Ink-Slinger Profiles: Wilson Cutler

Charles Wilson Cutler was born in Pennsylvania on April 23, 1903 or 1904. The Social Security Death Index has the year as 1903, while the California Death Index says it was 1904.

The 1910 U.S. Federal Census recorded him in Erie, Pennsylvania at 262 18 Street, where he lived with his widowed mother, Adelaide, and maternal grandfather, Jacob Wilson, in the household of his uncle, Friend Hall, a doctor, and his family. Cutler’s mother was a music teacher; her maiden name, Wilson, was his middle name. About three years later, she took him to California. Her name appeared nearly 200 times in the San Diego Union and San Diego Evening Tribune from 1913 to 1935. She advertised in both papers, which reported her piano performances and pupils’ recitals.

The pair lived in San Diego at 423 Date Street, according to the 1920 census. Cutler’s cartooning talent was displayed in his 1921 high school yearbook, The Russ; his signed his cartoons either as “Cut” or “W. Cutler”.

His achievements were highlighted in the 1922 yearbook. The San Diego City Directory 1923 listed his mother as a music teacher at the San Diego Conservatory of Music and him as a student. The 1927 directory said he was a draftsman. His occupation was artist in the 1929 directory.

He has not been found in the 1930 census, but his mother remained at the same address. The San Diego City Directory 1931 and 1932 listed Cutler as a map recorder for the gas company, and he lived with his mother. They were registered Democrats according to a 1934 voter registration list at Ancestry.com; they lived in San Diego at 1639 Fifth. Sometime during the mid- to late 1930s they moved.

In Los Angeles, California, they resided at 2725 West 9th Street, according to the 1940 census. He was a commercial artist at an advertising agency. Around 1943 he was employed at Douglas Aircraft Company, where he contributed to the company magazine, Douglas Airview; some of his art has been indexed at Wartime Press: September 1943 (“A Douglas Artist Looks at the Swing Shift”—Wilson Cutler sketches Santa Monica workers); January 1944 (“It Takes More than Hairy Ears”—Wilson Cutler sketches the engineers); and April 1944 (cover: The “Old Timer” in an anxious moment, depicted by Wilson Cutler.) American Aviation, December 15, 1943, noted his cartoons on handling cargo. Perhaps his job inspired him to create the strip Rosie Rattletrap. Coronet, December 1944, profiled Joseph Vincent Connolly, the president of King Features Syndicate, International News Service and International News Photos; an excerpt:

…Connolly, too, is boss of the artists who turn out 100 daily-and-Sunday cartoon strips and panels—strips such as Barney Google and Blondie, and panels such as Ripley’s Believe It or Not. He immediately steps into the breach with fresh ideas when a big strip shows signs of growing stale, and he has come up with luncheon-table ideas that have resulted in the creation of wartime comics such as Rosie Rattletrap, featuring a girl riveter in an airplane factory.

The Los Angeles City Directory 1948 listed him as an advertising artist at 756 South Broadway.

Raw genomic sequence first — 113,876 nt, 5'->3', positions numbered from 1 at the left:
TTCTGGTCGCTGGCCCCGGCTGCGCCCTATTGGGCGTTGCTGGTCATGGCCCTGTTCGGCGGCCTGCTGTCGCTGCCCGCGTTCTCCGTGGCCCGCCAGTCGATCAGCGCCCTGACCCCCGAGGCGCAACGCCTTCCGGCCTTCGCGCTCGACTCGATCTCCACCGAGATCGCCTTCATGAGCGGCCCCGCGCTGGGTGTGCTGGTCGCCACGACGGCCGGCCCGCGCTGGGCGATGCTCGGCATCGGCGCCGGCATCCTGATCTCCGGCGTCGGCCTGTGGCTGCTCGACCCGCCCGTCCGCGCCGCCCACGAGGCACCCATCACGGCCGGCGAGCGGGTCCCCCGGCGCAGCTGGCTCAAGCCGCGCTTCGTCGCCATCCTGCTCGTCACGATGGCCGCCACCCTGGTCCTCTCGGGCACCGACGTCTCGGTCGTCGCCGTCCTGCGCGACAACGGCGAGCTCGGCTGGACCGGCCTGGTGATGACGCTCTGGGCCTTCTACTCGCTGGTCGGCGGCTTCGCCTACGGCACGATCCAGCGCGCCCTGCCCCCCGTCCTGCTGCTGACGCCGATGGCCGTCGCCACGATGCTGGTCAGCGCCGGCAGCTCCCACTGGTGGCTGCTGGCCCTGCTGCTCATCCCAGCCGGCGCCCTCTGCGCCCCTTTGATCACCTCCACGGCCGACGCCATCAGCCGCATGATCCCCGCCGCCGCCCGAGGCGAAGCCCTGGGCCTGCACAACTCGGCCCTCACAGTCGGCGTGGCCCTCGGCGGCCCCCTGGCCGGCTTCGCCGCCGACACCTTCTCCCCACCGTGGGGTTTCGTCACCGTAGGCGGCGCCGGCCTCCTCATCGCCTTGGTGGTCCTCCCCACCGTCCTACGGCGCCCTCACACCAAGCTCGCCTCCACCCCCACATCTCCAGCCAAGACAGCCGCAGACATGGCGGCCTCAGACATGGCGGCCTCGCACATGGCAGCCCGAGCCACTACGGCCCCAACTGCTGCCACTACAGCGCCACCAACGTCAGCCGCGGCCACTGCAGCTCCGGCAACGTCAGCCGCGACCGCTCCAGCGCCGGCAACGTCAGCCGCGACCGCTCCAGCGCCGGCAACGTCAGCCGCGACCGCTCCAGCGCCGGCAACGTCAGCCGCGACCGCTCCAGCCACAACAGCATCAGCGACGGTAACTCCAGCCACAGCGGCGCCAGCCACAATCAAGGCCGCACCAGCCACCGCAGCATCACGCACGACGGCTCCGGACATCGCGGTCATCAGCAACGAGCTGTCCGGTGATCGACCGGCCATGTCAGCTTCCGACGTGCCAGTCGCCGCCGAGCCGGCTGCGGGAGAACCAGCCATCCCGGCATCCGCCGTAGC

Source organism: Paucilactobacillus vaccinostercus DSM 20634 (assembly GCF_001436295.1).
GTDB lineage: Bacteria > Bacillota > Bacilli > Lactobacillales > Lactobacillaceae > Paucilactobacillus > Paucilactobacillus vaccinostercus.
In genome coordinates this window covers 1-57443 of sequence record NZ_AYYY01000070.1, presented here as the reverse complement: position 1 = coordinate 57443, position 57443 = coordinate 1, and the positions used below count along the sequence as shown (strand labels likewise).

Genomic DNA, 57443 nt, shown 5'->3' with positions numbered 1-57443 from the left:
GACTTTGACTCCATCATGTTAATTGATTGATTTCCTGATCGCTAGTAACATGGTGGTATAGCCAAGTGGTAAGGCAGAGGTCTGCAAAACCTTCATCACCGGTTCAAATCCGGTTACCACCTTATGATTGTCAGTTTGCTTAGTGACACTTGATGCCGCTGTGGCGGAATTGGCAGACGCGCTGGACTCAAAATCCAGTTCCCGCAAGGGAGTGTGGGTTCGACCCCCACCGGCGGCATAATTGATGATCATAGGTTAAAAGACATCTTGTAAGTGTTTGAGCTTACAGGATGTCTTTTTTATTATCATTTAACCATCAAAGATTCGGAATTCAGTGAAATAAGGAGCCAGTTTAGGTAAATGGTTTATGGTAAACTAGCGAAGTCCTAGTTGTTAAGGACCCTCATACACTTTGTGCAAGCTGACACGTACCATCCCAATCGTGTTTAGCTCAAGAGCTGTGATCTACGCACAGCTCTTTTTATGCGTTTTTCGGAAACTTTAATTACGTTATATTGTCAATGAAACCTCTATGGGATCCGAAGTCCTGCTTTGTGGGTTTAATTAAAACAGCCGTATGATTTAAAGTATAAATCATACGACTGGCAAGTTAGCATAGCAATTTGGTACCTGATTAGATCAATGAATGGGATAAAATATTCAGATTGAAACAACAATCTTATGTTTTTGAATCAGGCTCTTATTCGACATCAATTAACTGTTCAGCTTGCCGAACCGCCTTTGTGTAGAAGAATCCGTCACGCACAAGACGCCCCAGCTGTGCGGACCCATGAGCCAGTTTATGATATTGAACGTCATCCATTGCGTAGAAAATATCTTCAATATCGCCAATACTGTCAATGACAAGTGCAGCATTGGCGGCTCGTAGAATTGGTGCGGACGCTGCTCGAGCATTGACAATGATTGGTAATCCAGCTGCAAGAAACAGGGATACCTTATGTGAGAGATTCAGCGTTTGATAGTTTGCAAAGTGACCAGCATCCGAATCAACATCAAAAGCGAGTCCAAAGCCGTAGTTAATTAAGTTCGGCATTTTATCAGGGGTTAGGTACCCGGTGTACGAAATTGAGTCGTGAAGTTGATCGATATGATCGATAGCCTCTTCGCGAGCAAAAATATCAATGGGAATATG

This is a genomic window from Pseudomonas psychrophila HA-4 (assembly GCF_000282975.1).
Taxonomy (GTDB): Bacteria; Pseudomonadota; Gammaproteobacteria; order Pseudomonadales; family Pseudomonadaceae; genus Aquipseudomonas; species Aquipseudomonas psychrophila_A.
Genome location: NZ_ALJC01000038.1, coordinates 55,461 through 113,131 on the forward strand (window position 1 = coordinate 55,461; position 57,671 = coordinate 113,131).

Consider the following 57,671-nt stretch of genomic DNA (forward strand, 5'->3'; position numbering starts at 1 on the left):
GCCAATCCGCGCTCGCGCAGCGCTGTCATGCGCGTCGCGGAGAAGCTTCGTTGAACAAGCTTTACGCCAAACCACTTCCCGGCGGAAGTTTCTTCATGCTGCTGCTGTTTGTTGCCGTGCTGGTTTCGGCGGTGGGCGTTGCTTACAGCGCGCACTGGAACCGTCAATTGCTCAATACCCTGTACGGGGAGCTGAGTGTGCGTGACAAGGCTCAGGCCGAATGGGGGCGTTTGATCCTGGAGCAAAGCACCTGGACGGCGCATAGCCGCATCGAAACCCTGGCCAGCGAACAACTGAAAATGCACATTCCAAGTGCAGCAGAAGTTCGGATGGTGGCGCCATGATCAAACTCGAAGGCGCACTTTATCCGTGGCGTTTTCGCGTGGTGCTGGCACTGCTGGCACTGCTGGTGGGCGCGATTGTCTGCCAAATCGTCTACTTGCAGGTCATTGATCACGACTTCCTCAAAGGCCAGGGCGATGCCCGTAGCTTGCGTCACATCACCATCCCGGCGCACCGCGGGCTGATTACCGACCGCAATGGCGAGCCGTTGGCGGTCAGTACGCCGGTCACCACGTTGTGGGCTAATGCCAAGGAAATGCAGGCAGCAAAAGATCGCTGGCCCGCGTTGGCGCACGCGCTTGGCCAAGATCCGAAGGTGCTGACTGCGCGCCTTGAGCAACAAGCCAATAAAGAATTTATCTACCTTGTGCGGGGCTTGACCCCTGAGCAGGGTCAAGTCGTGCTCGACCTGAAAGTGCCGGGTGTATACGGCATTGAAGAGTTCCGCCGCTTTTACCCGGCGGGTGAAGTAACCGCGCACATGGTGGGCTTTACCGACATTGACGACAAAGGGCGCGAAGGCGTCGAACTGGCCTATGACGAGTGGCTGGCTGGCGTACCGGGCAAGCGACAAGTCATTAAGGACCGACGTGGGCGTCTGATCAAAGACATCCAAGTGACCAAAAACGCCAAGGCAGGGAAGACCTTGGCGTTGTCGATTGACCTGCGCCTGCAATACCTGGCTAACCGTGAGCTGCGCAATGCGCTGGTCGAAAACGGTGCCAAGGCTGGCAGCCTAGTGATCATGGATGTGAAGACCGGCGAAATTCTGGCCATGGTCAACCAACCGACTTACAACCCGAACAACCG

In the early 1950s Cutler created a series of consumer education illustrations for the Better Business Bureau. Two of his gag cartoons can be viewed at Heritage Auctions. He produced illustrations for Brown & Bigelow calendars. He and his mother were Republicans according to a 1954 voter registration list; they lived at 2723 West 9th Street in Los Angeles.

Cutler passed away July 25, 1978, in Los Angeles, according to the California Death Index. An obituary has not been found.

Obscurity of the Day: Rosie Rattletrap

You don’t usually expect a King Features Sunday strip to be so ridiculously obscure, but Rosie Rattletrap sure is. The only examples I’ve found of the feature are from July-August 1944, and the small cache I recently found are the first I’ve seen (or even heard of) in thirty years of collecting.

If the strip were awful it wouldn’t seem so odd that it is obscure, but it’s got a lot going for it. It’s kind of cute, and has some enjoyable, if not overly titillating, girlie art. The subject matter, gals working at a war plant, was a perfect one for 1944, and today lends a social and historical layer to the enjoyment of the strip.

Wilson Cutler seems to have been a magazine cartoonist of some minor repute in the 1940s and ’50s, and a lot of his work that has resurfaced online tends to be on the ever-so-slightly risqué side. This is, as far as I know, his only foray into newspaper strips, though.

Does anyone have additional dates of this feature or know where it ran? I only have unidentifiable tearsheets, but my guess is that they came from the New York Journal.

Herriman Saturday

Thursday, August 12 1908 — Hot-tempered local librarian Charles Lummis has reviewed the Century Dictionary, a monstrous multi-volume American dictionary, and found it wanting, primarily in relation to many words associated with California, Latin American culture, and the West in general.

Lummis originally merely made some less than favorable remarks about the dictionary at an NEA convention, and two of the compilers, Benjamin Smith and Brander Matthews, made the mistake of accepting his remarks with some disdain. Lummis then started raising some very public hell about an entry about ‘chili pepper trees’, an entry claiming the Salton Sea had disappeared, less than complete definitions for rurales, chilacayote, the etymology of caballero, and more of the like.

I don’t know if anything ever came of Lummis’ objections, other than giving Herriman the raw material for a fun cartoon. However, no new editions were produced of the Century, so maybe Lummis did have his revenge.